This is the paradox of liberalism’s imperial drive that I want to explore in Utopias. In the name of creating universal access to a society where each individual is left alone to live as they wish, a liberal political power inevitably refuses to leave its non-liberal neighbours alone. 

In Banks’ science-fictional universe, the Idirans fail to understand that The Culture has an expansionist drive just as fanatical as their own. The Culture’s society lacks ideological unity at the individual level – everyone pursues their own desires in life, believes generally what they want to believe, and is only limited by the rights of all their fellows to pursue their desires as well. But its premise is the belief that everyone should be free in this sense.

He genuinely believes that people everywhere in the
world should be free, and the scary thing is that this
belief is good, and can encourage good work.
I remember . . . Among the justifications of W’s 2003 invasion of Iraq, the one that stuck around the longest, that held out after the claims of Iraq’s links with al Qaeda and WMD development were proven utterly false, was that the United States would bring freedom and democracy to Iraq. It was the justification that had gestated in American politics for the longest time, the strategy of the think tank Project for a New American Century to bring peace and democracy to the Middle East. The heart of a liberal democrat yearns for all individuals to be free to pursue their own hopes and dreams. The job of the United States, as leader of the free world, is to export freedom.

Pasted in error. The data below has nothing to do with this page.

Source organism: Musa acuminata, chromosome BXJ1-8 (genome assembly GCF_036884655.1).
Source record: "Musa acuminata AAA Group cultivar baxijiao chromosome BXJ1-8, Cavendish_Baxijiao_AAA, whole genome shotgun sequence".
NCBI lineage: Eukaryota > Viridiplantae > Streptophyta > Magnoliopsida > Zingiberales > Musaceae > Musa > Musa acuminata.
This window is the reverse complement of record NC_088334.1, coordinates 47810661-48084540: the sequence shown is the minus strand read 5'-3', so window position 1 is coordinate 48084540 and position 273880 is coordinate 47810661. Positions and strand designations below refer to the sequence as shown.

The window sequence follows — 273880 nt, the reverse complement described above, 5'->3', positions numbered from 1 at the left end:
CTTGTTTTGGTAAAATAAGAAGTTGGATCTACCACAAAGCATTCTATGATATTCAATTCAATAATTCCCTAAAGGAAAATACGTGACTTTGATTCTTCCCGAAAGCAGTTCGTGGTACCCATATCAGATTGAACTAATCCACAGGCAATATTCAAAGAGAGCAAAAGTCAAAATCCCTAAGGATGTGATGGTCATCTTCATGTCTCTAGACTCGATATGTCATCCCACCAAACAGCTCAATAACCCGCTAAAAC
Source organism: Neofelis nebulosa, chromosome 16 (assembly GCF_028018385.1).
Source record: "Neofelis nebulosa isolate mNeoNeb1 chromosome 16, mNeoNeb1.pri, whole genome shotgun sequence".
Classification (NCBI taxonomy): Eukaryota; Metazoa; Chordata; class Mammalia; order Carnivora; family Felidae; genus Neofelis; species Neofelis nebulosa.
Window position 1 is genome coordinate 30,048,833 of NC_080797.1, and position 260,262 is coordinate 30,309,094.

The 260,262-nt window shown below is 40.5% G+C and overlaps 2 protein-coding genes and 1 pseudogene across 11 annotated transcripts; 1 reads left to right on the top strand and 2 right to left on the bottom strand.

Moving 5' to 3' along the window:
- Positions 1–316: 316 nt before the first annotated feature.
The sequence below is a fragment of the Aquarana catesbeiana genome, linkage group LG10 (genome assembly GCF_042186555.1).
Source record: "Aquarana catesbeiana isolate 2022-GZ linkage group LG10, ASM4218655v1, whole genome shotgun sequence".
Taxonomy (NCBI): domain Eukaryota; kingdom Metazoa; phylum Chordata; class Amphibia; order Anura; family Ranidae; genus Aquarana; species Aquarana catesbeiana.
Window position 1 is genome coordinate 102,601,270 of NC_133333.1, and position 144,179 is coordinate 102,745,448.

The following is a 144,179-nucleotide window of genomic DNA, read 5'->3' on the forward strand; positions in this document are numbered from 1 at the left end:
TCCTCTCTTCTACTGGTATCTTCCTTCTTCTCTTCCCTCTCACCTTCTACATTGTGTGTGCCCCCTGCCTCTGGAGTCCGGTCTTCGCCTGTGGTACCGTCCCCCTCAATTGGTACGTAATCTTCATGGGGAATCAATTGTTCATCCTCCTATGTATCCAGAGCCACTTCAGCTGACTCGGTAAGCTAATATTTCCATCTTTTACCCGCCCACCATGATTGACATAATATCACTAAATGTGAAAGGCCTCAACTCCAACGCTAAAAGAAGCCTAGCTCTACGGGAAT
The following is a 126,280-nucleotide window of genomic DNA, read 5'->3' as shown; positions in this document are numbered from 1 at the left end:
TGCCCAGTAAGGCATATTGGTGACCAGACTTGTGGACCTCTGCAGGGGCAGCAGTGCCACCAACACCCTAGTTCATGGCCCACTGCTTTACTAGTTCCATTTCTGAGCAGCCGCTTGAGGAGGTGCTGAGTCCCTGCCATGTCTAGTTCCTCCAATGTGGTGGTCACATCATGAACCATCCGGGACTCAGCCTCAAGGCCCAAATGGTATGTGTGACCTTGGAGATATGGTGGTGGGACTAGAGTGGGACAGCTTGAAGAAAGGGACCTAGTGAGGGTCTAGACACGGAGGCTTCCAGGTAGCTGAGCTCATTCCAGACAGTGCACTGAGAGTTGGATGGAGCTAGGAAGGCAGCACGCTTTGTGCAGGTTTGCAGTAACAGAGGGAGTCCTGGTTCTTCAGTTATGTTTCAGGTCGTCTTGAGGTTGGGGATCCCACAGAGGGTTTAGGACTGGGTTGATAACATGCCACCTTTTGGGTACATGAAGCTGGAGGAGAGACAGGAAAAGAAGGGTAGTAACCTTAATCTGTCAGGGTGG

At the end of the Second World War, progressive people around the world believed in the United States as the liberator of people, a leading force for freedom. When I read the essays and books of Hannah Arendt and Karl Jaspers, they speak lovingly of America’s role in the world, bringing peace and freedom to all humanity. They had good reason to think this way: the United States was a liberal democracy that had just destroyed two totalitarian military states with genuine designs on world conquest.